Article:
A multitude of wasps (body length = 1.22 mm) emerged from Casuarina equisitifolia branchlets collected from a tree in the beginning stages of decline at Polaris Point, Guam on 6 January 2009.  Microscopic examination indicates that the wasps are emerging from branchlet tips.

Infested trees have also been found in Yigo and Mangilao.  In some cases almost 100% of branchlet tips show feeding damage and exit holes.

Specimens were sent to John LaSalle in Australia.  John identifies the wasps as belonging to Eulophidae: Tetrastichinae:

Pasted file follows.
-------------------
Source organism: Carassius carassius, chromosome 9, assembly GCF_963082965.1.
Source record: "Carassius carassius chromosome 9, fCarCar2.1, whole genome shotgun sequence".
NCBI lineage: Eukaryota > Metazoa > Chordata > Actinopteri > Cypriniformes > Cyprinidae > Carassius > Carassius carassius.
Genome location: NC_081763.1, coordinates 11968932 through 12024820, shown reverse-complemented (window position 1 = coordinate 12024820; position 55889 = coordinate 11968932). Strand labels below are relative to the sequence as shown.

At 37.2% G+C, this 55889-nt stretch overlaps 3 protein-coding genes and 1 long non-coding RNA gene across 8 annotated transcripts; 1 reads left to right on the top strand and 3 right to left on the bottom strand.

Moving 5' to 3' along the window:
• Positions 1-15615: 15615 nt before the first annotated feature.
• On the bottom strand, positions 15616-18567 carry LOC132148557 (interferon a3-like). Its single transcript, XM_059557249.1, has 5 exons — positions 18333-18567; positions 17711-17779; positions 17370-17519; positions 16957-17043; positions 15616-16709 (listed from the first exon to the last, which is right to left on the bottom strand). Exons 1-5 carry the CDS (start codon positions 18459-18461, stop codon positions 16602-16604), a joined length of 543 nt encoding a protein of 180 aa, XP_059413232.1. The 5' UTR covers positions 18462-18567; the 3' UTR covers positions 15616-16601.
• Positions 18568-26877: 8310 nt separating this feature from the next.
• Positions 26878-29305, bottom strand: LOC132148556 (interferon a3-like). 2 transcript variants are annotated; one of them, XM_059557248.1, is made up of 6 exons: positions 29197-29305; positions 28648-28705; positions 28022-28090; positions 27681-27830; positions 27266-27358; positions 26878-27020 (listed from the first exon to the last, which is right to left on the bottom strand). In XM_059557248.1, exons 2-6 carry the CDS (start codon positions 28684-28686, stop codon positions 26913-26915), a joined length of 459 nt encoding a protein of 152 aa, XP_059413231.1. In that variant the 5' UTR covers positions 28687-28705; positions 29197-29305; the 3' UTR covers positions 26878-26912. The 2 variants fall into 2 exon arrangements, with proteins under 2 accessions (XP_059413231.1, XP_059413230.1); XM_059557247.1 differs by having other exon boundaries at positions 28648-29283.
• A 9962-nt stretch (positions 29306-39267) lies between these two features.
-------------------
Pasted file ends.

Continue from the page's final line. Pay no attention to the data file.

“I returned from a week at the coast today to find the specimens of the small wasp on Causarina.
It is a bit troubling assigning it to genus – but I would say the closest fit would be Selitrichodes.
Selitrichodes is an interesting Australian genus which we just removed from synonym with Aprostocetus (I attach a pdf).
It is associated with galls – this is the first record of it being associated with anything but eucalypts.
We know of species in this genus which are gall inducers, as well as parasitoids of gall inducers.”

What appears to be the same insect was found by Aubrey Moore in Palau during March, 2009. Specimens were reared by the Palau National Invasive Species Coordinator, Joel Miles and these were sent to John LaSalle for comparison with those collected on Guam.